08/09/2012 09:49 am ET

Hatebreed V. CNN: Band Takes Issue With Sikh Temple Shooting Article, Gets Retraction

Hatebreed, a metalcore band from Connecticut, recently took issue with the way CNN labeled them. In an article describing the Sikh temple shooting suspect's involvement in a number of white power bands, writer Lonnie Nasatir included Hatebreed in the following list:

At any given time, about 100 to 150 white power bands are in the United States. The bands' own names defiantly express feelings of hate or violence: Aggravated Assault, Angry Aryans, Attack, Definite Hate, Final Solution, Force Fed Hate, Fueled by Hate, Hate Crime, Jew Slaughter and White Terror, among others.

Unsurprisingly, the band -- which claims it does not support any racist messages or groups -- didn't take kindly to being in that company. In tweets posted to Hatebreed's Twitter page, the band derided CNN as "hacks" and sent the following message:

Fans of Hatebreed's music apparently flooded CNN with complaints, and the website removed any mention of the band from the article. The news site also posted the following retraction:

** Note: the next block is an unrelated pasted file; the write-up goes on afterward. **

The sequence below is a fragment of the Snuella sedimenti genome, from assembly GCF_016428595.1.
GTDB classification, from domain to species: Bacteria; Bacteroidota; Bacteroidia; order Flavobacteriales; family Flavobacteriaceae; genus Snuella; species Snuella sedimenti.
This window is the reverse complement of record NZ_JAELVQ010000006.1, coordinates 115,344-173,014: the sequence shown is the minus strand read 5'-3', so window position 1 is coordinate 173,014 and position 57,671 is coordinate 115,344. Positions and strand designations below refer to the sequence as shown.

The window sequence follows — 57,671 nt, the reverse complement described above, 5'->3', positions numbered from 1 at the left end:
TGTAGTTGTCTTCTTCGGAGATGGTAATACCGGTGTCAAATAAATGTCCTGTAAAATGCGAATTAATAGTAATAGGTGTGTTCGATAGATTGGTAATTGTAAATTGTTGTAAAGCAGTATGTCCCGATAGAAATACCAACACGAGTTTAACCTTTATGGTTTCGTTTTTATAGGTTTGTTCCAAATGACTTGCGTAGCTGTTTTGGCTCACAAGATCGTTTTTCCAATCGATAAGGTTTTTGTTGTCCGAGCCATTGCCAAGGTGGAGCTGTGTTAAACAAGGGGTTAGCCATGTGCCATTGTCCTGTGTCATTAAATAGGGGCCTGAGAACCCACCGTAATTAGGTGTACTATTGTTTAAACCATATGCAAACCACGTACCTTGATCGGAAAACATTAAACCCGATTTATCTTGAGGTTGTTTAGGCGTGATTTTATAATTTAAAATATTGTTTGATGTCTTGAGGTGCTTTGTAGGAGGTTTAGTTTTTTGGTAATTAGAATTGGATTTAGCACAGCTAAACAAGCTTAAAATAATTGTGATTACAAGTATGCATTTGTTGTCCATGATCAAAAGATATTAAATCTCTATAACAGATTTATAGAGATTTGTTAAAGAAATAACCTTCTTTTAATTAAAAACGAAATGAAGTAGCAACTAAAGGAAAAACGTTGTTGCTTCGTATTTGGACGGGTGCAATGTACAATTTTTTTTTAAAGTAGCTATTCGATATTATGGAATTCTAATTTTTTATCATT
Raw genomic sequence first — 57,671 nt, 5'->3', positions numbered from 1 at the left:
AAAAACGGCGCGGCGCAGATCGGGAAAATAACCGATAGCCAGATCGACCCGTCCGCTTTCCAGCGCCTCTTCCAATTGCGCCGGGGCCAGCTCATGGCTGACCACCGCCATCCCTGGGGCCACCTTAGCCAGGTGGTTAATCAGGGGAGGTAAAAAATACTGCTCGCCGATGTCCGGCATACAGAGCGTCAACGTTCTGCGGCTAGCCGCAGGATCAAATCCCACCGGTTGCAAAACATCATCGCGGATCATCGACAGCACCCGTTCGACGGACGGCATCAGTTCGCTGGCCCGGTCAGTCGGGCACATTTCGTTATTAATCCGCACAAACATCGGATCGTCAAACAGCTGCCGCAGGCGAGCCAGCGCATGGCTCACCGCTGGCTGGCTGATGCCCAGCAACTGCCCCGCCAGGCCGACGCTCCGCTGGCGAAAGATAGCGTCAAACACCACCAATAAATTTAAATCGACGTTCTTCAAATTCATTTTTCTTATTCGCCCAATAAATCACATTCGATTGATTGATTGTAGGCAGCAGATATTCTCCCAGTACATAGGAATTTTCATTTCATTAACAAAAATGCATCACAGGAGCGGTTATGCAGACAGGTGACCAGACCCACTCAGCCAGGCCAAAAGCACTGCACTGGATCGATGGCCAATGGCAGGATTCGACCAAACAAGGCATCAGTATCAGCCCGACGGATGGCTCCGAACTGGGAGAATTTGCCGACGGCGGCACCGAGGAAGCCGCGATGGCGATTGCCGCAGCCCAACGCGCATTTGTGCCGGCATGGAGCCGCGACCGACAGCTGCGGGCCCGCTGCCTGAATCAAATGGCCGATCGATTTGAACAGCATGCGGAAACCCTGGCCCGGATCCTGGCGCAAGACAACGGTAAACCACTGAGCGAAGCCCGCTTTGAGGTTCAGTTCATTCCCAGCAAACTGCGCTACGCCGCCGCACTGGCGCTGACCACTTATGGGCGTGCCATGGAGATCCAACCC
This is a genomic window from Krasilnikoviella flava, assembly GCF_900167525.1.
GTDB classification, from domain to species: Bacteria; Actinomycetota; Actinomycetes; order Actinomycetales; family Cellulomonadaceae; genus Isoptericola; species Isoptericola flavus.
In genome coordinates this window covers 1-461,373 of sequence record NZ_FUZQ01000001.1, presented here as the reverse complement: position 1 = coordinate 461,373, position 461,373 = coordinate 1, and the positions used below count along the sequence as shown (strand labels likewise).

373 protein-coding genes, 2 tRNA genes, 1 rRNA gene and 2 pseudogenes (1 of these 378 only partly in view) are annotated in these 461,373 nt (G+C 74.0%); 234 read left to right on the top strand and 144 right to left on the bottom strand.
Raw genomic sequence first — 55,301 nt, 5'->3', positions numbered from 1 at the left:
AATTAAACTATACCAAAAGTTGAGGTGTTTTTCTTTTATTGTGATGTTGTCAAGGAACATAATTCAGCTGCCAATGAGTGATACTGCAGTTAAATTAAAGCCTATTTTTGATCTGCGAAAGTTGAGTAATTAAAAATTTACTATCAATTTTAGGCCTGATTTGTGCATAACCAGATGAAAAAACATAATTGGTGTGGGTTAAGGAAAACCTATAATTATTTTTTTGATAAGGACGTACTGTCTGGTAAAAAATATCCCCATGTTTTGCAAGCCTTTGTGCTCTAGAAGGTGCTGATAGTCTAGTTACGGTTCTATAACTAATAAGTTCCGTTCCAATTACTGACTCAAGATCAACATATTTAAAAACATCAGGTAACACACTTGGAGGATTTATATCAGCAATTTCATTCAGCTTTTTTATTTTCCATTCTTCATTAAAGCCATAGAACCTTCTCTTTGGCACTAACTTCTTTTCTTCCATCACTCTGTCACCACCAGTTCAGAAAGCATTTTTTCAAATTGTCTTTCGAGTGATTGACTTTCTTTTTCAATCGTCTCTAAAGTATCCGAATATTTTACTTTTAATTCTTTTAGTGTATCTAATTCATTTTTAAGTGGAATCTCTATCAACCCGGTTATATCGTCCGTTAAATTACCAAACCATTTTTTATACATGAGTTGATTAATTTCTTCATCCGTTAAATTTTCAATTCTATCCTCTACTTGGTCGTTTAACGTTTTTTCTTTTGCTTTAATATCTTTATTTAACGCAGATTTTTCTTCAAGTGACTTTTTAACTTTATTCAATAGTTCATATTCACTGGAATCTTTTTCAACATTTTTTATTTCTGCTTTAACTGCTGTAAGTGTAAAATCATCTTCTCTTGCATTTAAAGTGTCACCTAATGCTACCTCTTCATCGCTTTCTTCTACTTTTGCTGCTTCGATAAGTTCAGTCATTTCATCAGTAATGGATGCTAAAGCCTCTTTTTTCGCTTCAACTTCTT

A previous version of this commentary incorrectly included the band Hatebreed in a list of white power bands. Hatebreed is a self-described "hardcore metal" band. CNN regrets the error.

Hatebreed promptly celebrated on its Twitter account:

But apparently CNN's move wasn't enough to satisfy the hardcore metal group, who went on to demand an apology from the writer himself and threaten to post his personal information.

Nasatir works with the Chicago chapter of the Anti-Defamation League, and the ADL issued an apology on its Facebook account on Wednesday. "Hatebreed was mistakenly included in the list of white supremacist hate bands in an opinion piece for CNN," the statement reads. "That reference has been removed from CNN and we sincerely regret that the band appeared in our piece."

A number of fans applauded the ADL's move, sending messages similar to the following tweet:

The band was nominated for a Grammy in 2005 and have toured the globe with the likes of Slipknot and Ozzy Osbourne.

The thrust of Nasatir's article was on Wade Page, the suspect in the shooting at a Sikh Temple in Wisconsin that left six people dead. Page is an Army veteran who was known to be a member of radical punk bands, including End Apathy and Definite Hate. Both bands, Nasatir's post explains, are affiliated with the Hammerskins, a prominent white supremacist group. HuffPost Entertainment's Joe Satran also looked into the effect Page's arrest might have on the troubling genre of music.

According to Billboard, CNN removed the mention of Hatebreed within 30 minutes of the band's initial protestation.